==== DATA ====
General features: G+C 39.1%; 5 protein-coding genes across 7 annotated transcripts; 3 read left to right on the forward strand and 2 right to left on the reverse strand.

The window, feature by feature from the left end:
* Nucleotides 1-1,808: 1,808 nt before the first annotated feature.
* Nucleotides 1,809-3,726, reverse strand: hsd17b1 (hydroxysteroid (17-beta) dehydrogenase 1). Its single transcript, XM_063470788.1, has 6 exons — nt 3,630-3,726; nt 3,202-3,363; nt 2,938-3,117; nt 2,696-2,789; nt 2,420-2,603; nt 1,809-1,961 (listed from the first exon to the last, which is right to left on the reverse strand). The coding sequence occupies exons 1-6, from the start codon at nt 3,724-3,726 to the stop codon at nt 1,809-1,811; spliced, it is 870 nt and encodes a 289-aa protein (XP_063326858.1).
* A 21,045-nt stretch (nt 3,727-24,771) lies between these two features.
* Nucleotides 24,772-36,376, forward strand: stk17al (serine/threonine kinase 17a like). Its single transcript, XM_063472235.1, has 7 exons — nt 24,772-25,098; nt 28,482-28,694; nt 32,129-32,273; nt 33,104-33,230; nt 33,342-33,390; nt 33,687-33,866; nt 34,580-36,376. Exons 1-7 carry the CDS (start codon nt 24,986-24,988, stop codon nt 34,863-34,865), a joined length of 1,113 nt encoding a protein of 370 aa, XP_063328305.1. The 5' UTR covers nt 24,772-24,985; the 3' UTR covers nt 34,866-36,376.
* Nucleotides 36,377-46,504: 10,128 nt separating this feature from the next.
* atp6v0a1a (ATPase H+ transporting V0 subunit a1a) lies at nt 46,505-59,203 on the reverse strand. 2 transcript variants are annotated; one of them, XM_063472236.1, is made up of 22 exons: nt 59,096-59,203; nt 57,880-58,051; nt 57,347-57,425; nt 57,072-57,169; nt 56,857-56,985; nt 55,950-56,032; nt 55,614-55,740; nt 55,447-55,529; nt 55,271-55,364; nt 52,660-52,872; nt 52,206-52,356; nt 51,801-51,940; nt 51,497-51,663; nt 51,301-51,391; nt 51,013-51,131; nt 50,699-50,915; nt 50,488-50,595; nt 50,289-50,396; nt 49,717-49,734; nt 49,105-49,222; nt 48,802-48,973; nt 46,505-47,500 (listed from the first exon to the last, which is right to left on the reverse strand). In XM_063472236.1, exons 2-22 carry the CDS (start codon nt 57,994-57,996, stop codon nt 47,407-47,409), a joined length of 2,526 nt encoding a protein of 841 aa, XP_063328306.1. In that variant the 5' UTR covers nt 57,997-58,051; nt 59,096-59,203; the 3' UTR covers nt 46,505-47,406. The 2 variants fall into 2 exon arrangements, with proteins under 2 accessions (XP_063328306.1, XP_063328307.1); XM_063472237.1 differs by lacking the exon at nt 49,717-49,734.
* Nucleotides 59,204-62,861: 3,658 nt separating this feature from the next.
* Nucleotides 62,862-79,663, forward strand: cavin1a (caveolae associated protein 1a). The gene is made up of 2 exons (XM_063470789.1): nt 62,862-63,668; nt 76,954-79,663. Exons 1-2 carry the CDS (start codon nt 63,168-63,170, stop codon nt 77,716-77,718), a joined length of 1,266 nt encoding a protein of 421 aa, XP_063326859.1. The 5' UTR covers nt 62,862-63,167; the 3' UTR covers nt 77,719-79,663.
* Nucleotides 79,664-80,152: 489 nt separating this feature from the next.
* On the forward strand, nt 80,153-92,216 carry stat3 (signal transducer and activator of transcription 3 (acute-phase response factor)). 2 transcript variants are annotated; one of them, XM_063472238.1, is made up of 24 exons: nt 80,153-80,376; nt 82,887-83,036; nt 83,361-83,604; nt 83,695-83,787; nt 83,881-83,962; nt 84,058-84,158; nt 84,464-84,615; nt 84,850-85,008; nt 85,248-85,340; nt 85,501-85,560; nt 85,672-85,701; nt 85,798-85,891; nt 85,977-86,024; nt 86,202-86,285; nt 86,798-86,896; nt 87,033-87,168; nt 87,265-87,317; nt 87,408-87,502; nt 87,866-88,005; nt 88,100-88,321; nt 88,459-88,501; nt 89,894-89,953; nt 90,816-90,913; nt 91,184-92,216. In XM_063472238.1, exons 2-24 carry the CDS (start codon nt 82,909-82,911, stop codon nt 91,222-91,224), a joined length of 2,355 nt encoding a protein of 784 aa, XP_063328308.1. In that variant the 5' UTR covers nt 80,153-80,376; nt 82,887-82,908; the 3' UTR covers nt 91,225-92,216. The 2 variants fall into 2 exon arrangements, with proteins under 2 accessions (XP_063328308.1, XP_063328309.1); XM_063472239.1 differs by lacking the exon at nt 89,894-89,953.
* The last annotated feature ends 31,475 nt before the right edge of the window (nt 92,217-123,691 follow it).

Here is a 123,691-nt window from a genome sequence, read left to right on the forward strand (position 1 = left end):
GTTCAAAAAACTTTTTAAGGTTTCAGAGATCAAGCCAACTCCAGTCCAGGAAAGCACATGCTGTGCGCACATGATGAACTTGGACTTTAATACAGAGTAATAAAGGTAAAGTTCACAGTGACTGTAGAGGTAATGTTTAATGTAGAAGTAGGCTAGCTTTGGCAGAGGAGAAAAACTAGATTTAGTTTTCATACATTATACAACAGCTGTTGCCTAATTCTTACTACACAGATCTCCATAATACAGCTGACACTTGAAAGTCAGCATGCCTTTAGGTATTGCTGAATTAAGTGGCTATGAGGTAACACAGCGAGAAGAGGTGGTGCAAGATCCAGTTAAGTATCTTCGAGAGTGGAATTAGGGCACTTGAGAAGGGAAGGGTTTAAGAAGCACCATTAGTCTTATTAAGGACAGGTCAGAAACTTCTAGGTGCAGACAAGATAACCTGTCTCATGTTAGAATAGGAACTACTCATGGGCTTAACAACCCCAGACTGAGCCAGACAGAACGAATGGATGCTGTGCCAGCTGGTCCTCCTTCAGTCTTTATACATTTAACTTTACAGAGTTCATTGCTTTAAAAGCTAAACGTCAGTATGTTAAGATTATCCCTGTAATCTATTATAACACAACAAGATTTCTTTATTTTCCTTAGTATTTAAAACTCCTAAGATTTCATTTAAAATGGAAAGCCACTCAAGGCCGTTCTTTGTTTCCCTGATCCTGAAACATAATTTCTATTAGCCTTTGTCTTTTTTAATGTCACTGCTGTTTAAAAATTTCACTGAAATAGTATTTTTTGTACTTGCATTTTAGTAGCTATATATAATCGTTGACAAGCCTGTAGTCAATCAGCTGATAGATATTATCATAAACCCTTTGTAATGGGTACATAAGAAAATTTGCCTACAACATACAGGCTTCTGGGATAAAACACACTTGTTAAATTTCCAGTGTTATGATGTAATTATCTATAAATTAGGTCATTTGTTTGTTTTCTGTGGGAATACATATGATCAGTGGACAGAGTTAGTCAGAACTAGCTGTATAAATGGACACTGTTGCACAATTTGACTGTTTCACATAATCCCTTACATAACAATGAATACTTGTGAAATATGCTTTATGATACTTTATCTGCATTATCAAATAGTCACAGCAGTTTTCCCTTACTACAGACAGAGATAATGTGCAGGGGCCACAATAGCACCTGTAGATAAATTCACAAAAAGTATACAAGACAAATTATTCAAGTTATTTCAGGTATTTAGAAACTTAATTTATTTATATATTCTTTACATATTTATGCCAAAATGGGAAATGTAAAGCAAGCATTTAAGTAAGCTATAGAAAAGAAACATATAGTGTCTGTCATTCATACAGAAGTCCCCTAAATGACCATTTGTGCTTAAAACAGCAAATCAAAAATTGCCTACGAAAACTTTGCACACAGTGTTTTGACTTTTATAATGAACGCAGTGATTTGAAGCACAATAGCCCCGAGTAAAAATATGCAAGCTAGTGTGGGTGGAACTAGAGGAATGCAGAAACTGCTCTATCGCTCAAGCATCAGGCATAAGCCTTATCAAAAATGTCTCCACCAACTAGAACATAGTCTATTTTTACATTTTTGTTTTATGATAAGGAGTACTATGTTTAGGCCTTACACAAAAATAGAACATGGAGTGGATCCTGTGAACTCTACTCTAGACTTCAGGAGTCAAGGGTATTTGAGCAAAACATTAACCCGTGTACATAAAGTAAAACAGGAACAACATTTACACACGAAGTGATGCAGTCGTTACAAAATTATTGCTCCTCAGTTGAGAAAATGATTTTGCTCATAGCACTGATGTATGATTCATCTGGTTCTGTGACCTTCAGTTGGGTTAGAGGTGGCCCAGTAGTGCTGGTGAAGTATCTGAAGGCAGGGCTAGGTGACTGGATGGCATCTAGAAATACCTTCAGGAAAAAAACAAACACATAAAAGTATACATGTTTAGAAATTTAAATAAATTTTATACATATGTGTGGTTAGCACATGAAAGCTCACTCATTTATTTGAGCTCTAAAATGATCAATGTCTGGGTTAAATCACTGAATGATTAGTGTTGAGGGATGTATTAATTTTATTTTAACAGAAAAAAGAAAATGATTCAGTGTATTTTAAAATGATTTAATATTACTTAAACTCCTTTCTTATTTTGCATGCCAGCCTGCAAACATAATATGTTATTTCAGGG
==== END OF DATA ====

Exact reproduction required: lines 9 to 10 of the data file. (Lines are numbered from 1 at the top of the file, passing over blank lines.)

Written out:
* Nucleotides 59,204-62,861: 3,658 nt separating this feature from the next.
* Nucleotides 62,862-79,663, forward strand: cavin1a (caveolae associated protein 1a). The gene is made up of 2 exons (XM_063470789.1): nt 62,862-63,668; nt 76,954-79,663. Exons 1-2 carry the CDS (start codon nt 63,168-63,170, stop codon nt 77,716-77,718), a joined length of 1,266 nt encoding a protein of 421 aa, XP_063326859.1. The 5' UTR covers nt 62,862-63,167; the 3' UTR covers nt 77,719-79,663.